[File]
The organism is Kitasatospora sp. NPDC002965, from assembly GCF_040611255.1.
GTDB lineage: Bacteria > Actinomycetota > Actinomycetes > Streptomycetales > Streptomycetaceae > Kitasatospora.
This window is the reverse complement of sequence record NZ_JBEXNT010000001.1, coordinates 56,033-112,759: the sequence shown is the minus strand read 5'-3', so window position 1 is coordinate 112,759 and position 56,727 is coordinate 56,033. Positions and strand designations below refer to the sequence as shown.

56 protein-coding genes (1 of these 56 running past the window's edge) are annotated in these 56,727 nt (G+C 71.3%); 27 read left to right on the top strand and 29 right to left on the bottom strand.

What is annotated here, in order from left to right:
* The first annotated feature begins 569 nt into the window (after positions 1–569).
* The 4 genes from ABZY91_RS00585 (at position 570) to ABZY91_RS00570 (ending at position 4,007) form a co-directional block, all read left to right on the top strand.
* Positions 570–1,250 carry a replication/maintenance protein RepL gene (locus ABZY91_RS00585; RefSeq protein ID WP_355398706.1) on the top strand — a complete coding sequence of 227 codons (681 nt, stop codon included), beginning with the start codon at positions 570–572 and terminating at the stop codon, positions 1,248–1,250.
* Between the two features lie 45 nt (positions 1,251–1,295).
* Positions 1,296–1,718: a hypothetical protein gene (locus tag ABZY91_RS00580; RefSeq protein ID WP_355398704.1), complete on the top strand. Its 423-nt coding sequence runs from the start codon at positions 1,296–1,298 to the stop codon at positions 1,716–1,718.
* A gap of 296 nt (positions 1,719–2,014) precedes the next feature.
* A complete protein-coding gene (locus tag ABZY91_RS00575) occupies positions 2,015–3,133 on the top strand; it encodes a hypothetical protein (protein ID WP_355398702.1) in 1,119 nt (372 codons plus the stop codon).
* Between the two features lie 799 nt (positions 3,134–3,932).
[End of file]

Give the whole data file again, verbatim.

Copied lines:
The organism is Kitasatospora sp. NPDC002965, from assembly GCF_040611255.1.
GTDB lineage: Bacteria > Actinomycetota > Actinomycetes > Streptomycetales > Streptomycetaceae > Kitasatospora.
This window is the reverse complement of sequence record NZ_JBEXNT010000001.1, coordinates 56,033-112,759: the sequence shown is the minus strand read 5'-3', so window position 1 is coordinate 112,759 and position 56,727 is coordinate 56,033. Positions and strand designations below refer to the sequence as shown.

56 protein-coding genes (1 of these 56 running past the window's edge) are annotated in these 56,727 nt (G+C 71.3%); 27 read left to right on the top strand and 29 right to left on the bottom strand.

What is annotated here, in order from left to right:
* The first annotated feature begins 569 nt into the window (after positions 1–569).
* The 4 genes from ABZY91_RS00585 (at position 570) to ABZY91_RS00570 (ending at position 4,007) form a co-directional block, all read left to right on the top strand.
* Positions 570–1,250 carry a replication/maintenance protein RepL gene (locus ABZY91_RS00585; RefSeq protein ID WP_355398706.1) on the top strand — a complete coding sequence of 227 codons (681 nt, stop codon included), beginning with the start codon at positions 570–572 and terminating at the stop codon, positions 1,248–1,250.
* Between the two features lie 45 nt (positions 1,251–1,295).
* Positions 1,296–1,718: a hypothetical protein gene (locus tag ABZY91_RS00580; RefSeq protein ID WP_355398704.1), complete on the top strand. Its 423-nt coding sequence runs from the start codon at positions 1,296–1,298 to the stop codon at positions 1,716–1,718.
* A gap of 296 nt (positions 1,719–2,014) precedes the next feature.
* A complete protein-coding gene (locus tag ABZY91_RS00575) occupies positions 2,015–3,133 on the top strand; it encodes a hypothetical protein (protein ID WP_355398702.1) in 1,119 nt (372 codons plus the stop codon).
* Between the two features lie 799 nt (positions 3,134–3,932).